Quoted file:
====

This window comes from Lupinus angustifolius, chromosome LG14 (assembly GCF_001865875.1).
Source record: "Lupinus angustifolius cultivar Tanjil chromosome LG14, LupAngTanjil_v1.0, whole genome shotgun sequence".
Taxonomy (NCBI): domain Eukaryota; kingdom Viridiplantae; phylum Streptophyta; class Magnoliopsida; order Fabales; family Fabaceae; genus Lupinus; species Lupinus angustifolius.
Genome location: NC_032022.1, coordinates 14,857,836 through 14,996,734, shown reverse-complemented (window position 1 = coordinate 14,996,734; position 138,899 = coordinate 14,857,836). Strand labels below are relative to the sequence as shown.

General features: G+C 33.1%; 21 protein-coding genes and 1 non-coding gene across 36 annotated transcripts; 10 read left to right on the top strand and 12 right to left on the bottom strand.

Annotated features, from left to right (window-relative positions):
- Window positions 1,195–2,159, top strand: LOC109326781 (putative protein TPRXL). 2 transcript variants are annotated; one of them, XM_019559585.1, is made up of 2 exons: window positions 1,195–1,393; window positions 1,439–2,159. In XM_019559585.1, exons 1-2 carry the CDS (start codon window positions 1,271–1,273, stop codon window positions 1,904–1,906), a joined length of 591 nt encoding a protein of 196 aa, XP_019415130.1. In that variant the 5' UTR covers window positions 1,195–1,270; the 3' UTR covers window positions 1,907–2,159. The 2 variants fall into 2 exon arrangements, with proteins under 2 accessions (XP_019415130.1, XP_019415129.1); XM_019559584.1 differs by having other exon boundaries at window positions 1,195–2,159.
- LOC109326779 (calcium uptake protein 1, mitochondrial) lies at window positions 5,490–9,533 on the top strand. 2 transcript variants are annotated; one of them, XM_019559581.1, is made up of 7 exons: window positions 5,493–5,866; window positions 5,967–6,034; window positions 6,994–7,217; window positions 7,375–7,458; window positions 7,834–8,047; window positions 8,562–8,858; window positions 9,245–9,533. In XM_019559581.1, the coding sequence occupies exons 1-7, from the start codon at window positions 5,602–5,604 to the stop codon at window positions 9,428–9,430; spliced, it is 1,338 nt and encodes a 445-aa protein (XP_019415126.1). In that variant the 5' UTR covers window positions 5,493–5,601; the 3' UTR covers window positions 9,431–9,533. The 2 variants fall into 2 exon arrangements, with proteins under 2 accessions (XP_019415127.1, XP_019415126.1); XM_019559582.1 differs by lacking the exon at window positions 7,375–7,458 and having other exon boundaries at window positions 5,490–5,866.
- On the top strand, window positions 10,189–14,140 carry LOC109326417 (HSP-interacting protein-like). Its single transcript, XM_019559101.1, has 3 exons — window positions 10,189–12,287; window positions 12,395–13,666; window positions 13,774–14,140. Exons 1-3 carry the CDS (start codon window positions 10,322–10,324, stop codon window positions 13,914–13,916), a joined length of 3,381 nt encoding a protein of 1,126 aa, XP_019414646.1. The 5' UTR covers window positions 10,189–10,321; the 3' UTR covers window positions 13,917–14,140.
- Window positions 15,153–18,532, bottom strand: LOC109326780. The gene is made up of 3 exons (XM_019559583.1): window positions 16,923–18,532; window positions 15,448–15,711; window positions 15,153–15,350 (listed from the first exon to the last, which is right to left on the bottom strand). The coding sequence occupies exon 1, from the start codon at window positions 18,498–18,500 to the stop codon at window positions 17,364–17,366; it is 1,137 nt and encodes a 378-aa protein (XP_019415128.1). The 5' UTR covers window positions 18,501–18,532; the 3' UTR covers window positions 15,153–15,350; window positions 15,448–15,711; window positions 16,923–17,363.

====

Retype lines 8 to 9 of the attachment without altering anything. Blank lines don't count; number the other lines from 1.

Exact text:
- LOC109326779 (calcium uptake protein 1, mitochondrial) lies at window positions 5,490–9,533 on the top strand. 2 transcript variants are annotated; one of them, XM_019559581.1, is made up of 7 exons: window positions 5,493–5,866; window positions 5,967–6,034; window positions 6,994–7,217; window positions 7,375–7,458; window positions 7,834–8,047; window positions 8,562–8,858; window positions 9,245–9,533. In XM_019559581.1, the coding sequence occupies exons 1-7, from the start codon at window positions 5,602–5,604 to the stop codon at window positions 9,428–9,430; spliced, it is 1,338 nt and encodes a 445-aa protein (XP_019415126.1). In that variant the 5' UTR covers window positions 5,493–5,601; the 3' UTR covers window positions 9,431–9,533. The 2 variants fall into 2 exon arrangements, with proteins under 2 accessions (XP_019415127.1, XP_019415126.1); XM_019559582.1 differs by lacking the exon at window positions 7,375–7,458 and having other exon boundaries at window positions 5,490–5,866.
- On the top strand, window positions 10,189–14,140 carry LOC109326417 (HSP-interacting protein-like). Its single transcript, XM_019559101.1, has 3 exons — window positions 10,189–12,287; window positions 12,395–13,666; window positions 13,774–14,140. Exons 1-3 carry the CDS (start codon window positions 10,322–10,324, stop codon window positions 13,914–13,916), a joined length of 3,381 nt encoding a protein of 1,126 aa, XP_019414646.1. The 5' UTR covers window positions 10,189–10,321; the 3' UTR covers window positions 13,917–14,140.